Information wants to be free?

This graphic is Copyright (c) 2002 Cable News Network LP, LLLP.  Should I be re-publishing it here? I spend a lot of time thinking about IP. No, I’m not talking about Internet Protocol; I’m talking about the other IP. Intellectual Property. Some day before I get too old, I’m going to put my career as a software guy on hold and go to law school to study this stuff more seriously.

I was talking about blogs with my friend Gabriel last night on the phone, and the subject of images came up. I mentioned to him that I was trying to put graphics next to each blog entry that I write because it’s entertaining and it makes the page easier to read (too much text and people won’t bother to read my blog). I often go to and search for something then grab whatever graphic happens to look the best. So I mentioned to Gabriel that I’m worried about the copyright implications of re-publishing someone else’s clipart/photo/graphic without their permission.

“Whatever, dude. Information wants to be free,” he said. “Plus, it’s fair use.”

Actually, the reason I’m worried about it is that I’m pretty sure it’s not covered under the fair use doctrine. Writing a blog is pretty clearly a form of publication, and fair use certainly doesn’t cover republication. It might allow you to rent a movie from Blockbuster and show it to a dozen of your friends at home, but it doesn’t allow you to display that movie in a public place (like a restaurant or bar) without paying royalties to the movie studio. Since blogs are a public medium (it’s not just my family friends that read this, but also a bunch of people I don’t even know), to be 100% legal I probably should avoid using random images I grab off the web (or I should specifically seek out unencumbered graphics, such as the dreidel I found when searching for “free chanukah clipart”).

Don’t get me wrong. I do think that copyright law can be taken too far. The Digital Millennium Copyright Act perhaps gets the most attention of the copyright-laws-gone-awry. And I haven’t even begun to understand the implications of the Uniform Computer Information Transactions Act.

free-the-mouse.gif The Sonny Bono Copyright Term Extension Act is also really misguided; Mickey Mouse belongs in the public domain as much as American Gothic and Uncle Sam do.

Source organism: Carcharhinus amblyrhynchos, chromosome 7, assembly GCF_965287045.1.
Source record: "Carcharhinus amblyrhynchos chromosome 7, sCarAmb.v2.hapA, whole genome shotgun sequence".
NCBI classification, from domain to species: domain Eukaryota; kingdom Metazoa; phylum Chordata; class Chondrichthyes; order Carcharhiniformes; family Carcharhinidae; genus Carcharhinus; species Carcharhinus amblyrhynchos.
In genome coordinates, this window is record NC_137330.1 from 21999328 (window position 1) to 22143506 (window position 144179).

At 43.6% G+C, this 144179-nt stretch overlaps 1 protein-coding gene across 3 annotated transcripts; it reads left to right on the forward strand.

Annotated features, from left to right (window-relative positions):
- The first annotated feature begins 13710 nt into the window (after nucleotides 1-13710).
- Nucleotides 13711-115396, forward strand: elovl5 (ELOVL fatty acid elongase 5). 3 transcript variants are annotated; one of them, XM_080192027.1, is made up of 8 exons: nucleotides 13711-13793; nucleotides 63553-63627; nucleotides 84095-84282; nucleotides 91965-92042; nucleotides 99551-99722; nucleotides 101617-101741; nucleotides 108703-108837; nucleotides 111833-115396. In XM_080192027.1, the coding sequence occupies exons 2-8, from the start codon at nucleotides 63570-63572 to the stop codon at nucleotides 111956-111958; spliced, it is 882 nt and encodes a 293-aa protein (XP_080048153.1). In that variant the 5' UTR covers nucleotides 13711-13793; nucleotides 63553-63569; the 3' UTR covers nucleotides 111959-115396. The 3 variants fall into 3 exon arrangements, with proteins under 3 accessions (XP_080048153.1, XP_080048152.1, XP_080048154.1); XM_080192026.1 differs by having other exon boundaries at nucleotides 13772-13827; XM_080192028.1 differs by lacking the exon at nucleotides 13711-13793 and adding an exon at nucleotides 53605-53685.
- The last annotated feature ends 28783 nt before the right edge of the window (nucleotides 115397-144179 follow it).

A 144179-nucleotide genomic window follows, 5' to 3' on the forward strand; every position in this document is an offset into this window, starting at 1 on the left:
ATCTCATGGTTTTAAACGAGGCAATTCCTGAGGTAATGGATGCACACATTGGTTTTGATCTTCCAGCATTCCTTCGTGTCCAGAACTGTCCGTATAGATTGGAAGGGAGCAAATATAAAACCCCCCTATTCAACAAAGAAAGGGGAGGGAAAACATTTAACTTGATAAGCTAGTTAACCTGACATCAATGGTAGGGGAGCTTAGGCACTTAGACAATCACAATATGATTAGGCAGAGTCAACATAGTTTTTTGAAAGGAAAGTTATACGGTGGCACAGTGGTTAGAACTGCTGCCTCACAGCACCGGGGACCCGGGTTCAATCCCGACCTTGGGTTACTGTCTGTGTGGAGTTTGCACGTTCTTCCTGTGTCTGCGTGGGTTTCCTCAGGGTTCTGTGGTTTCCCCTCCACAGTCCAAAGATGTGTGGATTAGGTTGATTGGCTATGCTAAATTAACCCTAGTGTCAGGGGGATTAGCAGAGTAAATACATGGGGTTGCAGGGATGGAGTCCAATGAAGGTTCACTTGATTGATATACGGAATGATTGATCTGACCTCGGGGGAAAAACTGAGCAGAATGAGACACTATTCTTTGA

But I have a strong respect for copyright law because artists deserve a right to make a living. If you’re selling a product (like bars of soap or ink jet printers) then you’ve got a steady revenue stream because your product eventually wears out and people need to buy more. When you’re providing a service (like helping people with their income taxes) you get paid for that, too.

But Intellectual Property is different. It’s not a tangible product that you can buy, but it’s something that we still find valuable (otherwise we wouldn’t pay 9 bucks to see a first-run movie). In the digital age, we need to be especially diligent with IP. Digital copies of creative works are essentially free to copy (thanks to 19 cent blank CD-Rs and fast Internet connections). When you write a book, compose some music, direct a movie, or even write code, your work can be copied an infinite number of times without you getting paid for it. We all have families to support. Copyright law was originally intended to ensure that creative individuals would get compensated for their work.

Gabriel pointed out that the Open Source Software movement is trying to turn copyright upside-down. But if you look at the key people in the OSS movement, they benefit tremendously from copyright law. Many of them write code for free, but they make their living by authoring books and magazine articles, and getting paid to speak at conferences. Some of them run consulting and support companies. The very lucky ones are employed by a generous and open-minded corporation that pays their engineering salary but donates their time to the Open Source world.

I agree that information wants to be free. We all want a free lunch.

Wal-Mart’s sub-$200 PCs

0066044810401_75X75.gif I’ve read with great interest about the dirt-cheap PCs that Wal-Mart has been selling.

It turns out that these not-so-wimpy internet appliances (128Mb of RAM, 10Gb of disk, and built-in 10/100 Ethernet) are running an new operating system called LindowsOS which is really just Linux + KDE 3.0 and some really easy to use management tools.

I’ve never been a fan of Linux on the desktop. Going against the Microsoft grain is such an uphill battle, and if you’re going to go that route it seems like Mac OS X is the right approach anyways. But I’m now rooting for Lindows because it appears that there’s a little bit of a trademark battle going on over the use of the Lindows name.

If the true test of trademark infringement is confusion in the marketplace, I think it’s going to be difficult to make the argument that people would think that Lindows was a Microsoft product.


My first couple of years at Yahoo! I worked on statistical models used for targeted advertising and content recommendation. Last year, we actually got around to submitting one of those systems to the U.S. Patent Office. It hasn’t been granted yet, but hey, “Patent Pending” is cool enough. I’m hopeful that they will grant it, though. After seeing United States Patent 6,368,227 I think I might actually have a shot.